Leadership / 02.11.20
Patricia Pratt Continues to Build a Sterling Reputation at Tuscaloosa Amphitheater
This story is brought to you by the INTIX Women in Entertainment Technology Program.
Patricia Pratt began working part time as a ticket seller at the BankcorpSouth Arena in Tupelo, Mississippi. She found she really enjoyed the work, but it was difficult at the time to pursue career advancement and juggle family life. After her children got older, she became a full-time employee in the ticket office. “When I was at a ticketing conference,” she says, “I was approached about interviewing for the Box Office Manager [position] at the Tuscaloosa Amphitheater [in Alabama].” That was March 2012. She was hired and has held the position ever since.
The Tuscaloosa Amphitheater is an outdoor venue used primarily for live music performances. Located minutes away from the University of Alabama campus, it boasts a seating capacity of 7,470. “My job includes building shows, selling tickets, sending out all of the box seat and select seat tickets, and maintaining relationships with our customers,” Pratt says. “I especially enjoy dealing with the tours; setting up the maps for the events; and, ultimately, selling the tickets at the box office window and getting to know the demographics of the people attending each show.”
Still, even eight years into the job, Pratt says the work continues to have its share of evolving challenges. “Dynamic pricing is new to me,” she says, “and it makes communicating ticket prices to the rest of the staff harder because it can change daily. I embrace change, but I do find this challenging. I also find so many different people giving me information on a show challenging. I typically like to work with the promoter who booked the show, but, recently, the tours are contacting me numerous times throughout the day, giving me different instructions on what to do. It just means that I have to verify and recheck everything with many different people, which takes time.”
Fortunately, there have been numerous success stories along the way. One of her proudest past feats was being chosen to direct the premium seat program when she was working at BancorpSouth Arena. “As far as I know, the program still exists. The program is somewhat like season tickets. The patrons pay for the right to have access to tickets before the public. If I remember correctly, it was called 'Save Your Seats.' An annual fee is paid for the privilege to have access to really good seats,” she says. “It was rewarding to me to seek out clients and build that into a very successful program for the arena.”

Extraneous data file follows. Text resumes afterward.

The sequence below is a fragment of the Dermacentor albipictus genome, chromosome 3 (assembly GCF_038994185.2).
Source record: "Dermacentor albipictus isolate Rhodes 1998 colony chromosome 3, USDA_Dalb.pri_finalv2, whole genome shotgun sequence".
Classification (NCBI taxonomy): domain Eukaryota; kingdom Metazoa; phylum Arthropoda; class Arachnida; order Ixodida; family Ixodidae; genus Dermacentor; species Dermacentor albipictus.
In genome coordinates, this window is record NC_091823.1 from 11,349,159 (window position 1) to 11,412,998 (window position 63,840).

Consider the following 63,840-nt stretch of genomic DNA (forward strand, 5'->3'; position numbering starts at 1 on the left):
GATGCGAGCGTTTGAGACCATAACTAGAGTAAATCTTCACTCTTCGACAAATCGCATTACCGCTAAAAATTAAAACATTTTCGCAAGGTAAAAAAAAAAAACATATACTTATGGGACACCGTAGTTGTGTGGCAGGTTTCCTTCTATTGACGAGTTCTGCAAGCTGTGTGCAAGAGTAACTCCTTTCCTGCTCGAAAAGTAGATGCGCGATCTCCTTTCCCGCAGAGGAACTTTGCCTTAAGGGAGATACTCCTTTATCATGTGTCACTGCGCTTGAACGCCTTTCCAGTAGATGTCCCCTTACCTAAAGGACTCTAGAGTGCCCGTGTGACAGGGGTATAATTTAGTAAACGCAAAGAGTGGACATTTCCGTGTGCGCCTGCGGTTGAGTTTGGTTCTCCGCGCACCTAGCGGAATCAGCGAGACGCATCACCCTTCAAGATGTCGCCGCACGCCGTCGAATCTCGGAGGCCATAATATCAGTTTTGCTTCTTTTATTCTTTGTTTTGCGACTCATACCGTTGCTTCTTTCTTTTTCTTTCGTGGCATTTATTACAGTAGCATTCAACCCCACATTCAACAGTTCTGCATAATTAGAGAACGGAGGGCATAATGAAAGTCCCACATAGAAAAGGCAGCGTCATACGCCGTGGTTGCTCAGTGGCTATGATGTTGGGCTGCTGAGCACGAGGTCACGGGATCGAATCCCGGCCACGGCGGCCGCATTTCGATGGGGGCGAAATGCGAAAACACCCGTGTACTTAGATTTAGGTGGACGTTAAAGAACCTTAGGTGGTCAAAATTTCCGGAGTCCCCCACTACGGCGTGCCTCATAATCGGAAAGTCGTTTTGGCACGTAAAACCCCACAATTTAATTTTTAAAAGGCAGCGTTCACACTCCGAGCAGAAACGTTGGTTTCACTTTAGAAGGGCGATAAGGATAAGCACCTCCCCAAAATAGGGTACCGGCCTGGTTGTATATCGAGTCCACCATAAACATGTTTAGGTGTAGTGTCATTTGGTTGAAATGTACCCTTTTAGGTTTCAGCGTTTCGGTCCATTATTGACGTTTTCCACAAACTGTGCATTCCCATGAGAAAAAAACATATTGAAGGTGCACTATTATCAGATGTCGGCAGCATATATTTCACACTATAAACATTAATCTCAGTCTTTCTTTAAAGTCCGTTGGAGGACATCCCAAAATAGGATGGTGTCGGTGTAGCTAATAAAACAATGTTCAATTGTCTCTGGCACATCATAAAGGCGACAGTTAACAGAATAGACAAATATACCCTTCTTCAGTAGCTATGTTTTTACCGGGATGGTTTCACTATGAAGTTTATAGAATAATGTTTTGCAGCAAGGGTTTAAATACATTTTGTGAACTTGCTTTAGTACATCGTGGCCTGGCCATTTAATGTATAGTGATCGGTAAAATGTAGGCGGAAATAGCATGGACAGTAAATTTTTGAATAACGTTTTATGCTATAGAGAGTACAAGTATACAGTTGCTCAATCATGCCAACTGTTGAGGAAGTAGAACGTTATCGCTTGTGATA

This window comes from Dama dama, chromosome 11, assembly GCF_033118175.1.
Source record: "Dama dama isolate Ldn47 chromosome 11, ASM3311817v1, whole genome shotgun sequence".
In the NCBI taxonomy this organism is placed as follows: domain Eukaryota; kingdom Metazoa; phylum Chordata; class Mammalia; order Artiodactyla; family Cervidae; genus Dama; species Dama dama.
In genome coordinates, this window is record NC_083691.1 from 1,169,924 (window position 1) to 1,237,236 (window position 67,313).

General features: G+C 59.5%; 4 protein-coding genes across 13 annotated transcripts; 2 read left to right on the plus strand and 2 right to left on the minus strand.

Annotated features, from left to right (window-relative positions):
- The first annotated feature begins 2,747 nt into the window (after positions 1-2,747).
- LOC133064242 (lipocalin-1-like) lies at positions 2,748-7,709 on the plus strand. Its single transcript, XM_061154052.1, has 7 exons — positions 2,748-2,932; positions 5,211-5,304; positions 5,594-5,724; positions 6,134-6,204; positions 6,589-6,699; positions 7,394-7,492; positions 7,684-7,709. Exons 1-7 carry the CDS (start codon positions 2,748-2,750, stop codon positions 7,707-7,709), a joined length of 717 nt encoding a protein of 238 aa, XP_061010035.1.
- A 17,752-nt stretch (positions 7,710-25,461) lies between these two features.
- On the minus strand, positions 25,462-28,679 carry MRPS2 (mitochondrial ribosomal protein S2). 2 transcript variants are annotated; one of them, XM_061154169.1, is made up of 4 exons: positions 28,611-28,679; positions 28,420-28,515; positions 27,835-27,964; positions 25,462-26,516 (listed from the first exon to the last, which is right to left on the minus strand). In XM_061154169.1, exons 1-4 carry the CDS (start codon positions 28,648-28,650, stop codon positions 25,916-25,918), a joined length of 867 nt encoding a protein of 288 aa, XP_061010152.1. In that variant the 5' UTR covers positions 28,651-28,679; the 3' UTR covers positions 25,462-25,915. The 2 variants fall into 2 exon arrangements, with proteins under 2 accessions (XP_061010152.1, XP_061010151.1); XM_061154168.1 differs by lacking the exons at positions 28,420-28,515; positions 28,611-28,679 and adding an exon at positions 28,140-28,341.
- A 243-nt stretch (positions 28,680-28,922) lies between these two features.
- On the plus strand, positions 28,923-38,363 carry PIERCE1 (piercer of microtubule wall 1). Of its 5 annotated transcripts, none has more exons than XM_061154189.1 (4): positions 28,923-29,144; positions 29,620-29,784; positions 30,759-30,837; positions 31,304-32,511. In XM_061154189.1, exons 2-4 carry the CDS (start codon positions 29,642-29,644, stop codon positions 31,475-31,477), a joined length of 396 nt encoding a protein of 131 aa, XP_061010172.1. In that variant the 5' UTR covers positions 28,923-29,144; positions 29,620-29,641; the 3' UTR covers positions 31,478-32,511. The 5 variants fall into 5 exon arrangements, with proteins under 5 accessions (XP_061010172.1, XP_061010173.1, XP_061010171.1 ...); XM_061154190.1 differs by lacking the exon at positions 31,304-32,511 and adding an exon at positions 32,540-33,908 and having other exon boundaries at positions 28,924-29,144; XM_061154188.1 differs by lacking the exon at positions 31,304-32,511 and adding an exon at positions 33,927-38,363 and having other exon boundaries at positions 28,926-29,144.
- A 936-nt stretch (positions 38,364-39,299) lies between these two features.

When asked if there was some advice given to her in that early part of her career that’s stuck with her, she was quick to answer. “Just like Las Vegas: What goes on in the industry, stays in the industry!” Pratt went on to list mobile ticketing as the biggest change she has seen since starting in the business. She also has been heartened by the number of women gaining career traction in the business and filling out so many positions of leadership and decision making.
“I would say the sky is the limit,” she says when asked about this progress. “Women are now in every aspect of the industry, as they should be. There are opportunities for women in ticketing sales today from big arenas to small amphitheaters and from large-scale sports stadiums to small clubs. It just depends on how big you dream as to what opportunities there will be for you in the future.
Pratt adds, “You can also be a representative for the ticket companies in the industry. If you have the desire and work hard, many people who start out in the ticketing area end up being the general manager of a facility due to their overall experience with tickets. If you don’t sell tickets, you don’t make money. Every event begins and ends with the box office.”
But, of course, every new generation needs its role models, its mentors and its “good advice givers.” Pratt is all three rolled into one. “I would tell anyone that asked me about starting out in the ticketing industry to listen and learn,” she says. “I would learn everything about the industry so that you understand, for example, if you have to cut seats when an artist wants a thrust in the pit. Understand the language and build relationships. Building relationships means coming to work on time, with a good attitude, and treating team members and customers with dignity and respect. If you tell somebody you are going to call them back, then call them back. Your word is all that you have. So, follow up, work hard and network.
She concludes, “That is the other aspect of this job. Networking! You will talk to so many different people working in the industry. Build a good reputation with each and every person that you work with so that when an opportunity comes along, the people who know you will be happy to recommend you for an opportunity.”
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Tags: Leadership , Women in Ticketing